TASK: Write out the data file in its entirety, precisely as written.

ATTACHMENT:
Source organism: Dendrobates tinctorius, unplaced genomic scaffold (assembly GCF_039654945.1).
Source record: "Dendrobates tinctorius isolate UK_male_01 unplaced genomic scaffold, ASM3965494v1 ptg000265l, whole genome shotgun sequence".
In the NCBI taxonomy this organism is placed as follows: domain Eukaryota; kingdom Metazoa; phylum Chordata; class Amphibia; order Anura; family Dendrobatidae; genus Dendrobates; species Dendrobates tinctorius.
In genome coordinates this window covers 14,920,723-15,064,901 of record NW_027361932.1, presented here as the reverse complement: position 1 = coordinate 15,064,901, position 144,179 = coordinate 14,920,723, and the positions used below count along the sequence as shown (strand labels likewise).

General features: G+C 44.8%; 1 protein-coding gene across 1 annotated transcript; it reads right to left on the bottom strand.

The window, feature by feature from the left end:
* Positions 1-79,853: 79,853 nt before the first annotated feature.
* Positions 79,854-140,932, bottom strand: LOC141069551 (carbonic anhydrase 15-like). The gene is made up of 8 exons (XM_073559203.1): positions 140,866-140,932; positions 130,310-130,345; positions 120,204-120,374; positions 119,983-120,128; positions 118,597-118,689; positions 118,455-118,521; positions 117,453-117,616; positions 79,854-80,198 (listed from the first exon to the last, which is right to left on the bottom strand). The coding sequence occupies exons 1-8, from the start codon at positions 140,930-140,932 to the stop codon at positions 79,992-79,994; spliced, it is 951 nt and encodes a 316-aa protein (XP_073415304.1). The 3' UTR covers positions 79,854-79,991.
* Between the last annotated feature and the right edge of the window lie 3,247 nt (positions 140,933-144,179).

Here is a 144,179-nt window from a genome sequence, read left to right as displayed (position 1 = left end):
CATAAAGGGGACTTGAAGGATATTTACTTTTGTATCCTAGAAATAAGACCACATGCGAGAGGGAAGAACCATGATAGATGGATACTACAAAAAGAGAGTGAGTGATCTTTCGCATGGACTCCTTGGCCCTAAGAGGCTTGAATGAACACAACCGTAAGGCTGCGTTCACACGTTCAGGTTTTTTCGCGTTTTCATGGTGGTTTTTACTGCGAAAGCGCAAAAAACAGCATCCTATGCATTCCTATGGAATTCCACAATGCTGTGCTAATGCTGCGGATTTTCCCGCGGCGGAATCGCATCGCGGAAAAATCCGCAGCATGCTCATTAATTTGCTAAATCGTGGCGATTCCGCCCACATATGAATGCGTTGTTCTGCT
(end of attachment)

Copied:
Source organism: Dendrobates tinctorius, unplaced genomic scaffold (assembly GCF_039654945.1).
Source record: "Dendrobates tinctorius isolate UK_male_01 unplaced genomic scaffold, ASM3965494v1 ptg000265l, whole genome shotgun sequence".
In the NCBI taxonomy this organism is placed as follows: domain Eukaryota; kingdom Metazoa; phylum Chordata; class Amphibia; order Anura; family Dendrobatidae; genus Dendrobates; species Dendrobates tinctorius.
In genome coordinates this window covers 14,920,723-15,064,901 of record NW_027361932.1, presented here as the reverse complement: position 1 = coordinate 15,064,901, position 144,179 = coordinate 14,920,723, and the positions used below count along the sequence as shown (strand labels likewise).

General features: G+C 44.8%; 1 protein-coding gene across 1 annotated transcript; it reads right to left on the bottom strand.

The window, feature by feature from the left end:
* Positions 1-79,853: 79,853 nt before the first annotated feature.
* Positions 79,854-140,932, bottom strand: LOC141069551 (carbonic anhydrase 15-like). The gene is made up of 8 exons (XM_073559203.1): positions 140,866-140,932; positions 130,310-130,345; positions 120,204-120,374; positions 119,983-120,128; positions 118,597-118,689; positions 118,455-118,521; positions 117,453-117,616; positions 79,854-80,198 (listed from the first exon to the last, which is right to left on the bottom strand). The coding sequence occupies exons 1-8, from the start codon at positions 140,930-140,932 to the stop codon at positions 79,992-79,994; spliced, it is 951 nt and encodes a 316-aa protein (XP_073415304.1). The 3' UTR covers positions 79,854-79,991.
* Between the last annotated feature and the right edge of the window lie 3,247 nt (positions 140,933-144,179).

Here is a 144,179-nt window from a genome sequence, read left to right as displayed (position 1 = left end):
CATAAAGGGGACTTGAAGGATATTTACTTTTGTATCCTAGAAATAAGACCACATGCGAGAGGGAAGAACCATGATAGATGGATACTACAAAAAGAGAGTGAGTGATCTTTCGCATGGACTCCTTGGCCCTAAGAGGCTTGAATGAACACAACCGTAAGGCTGCGTTCACACGTTCAGGTTTTTTCGCGTTTTCATGGTGGTTTTTACTGCGAAAGCGCAAAAAACAGCATCCTATGCATTCCTATGGAATTCCACAATGCTGTGCTAATGCTGCGGATTTTCCCGCGGCGGAATCGCATCGCGGAAAAATCCGCAGCATGCTCATTAATTTGCTAAATCGTGGCGATTCCGCCCACATATGAATGCGTTGTTCTGCT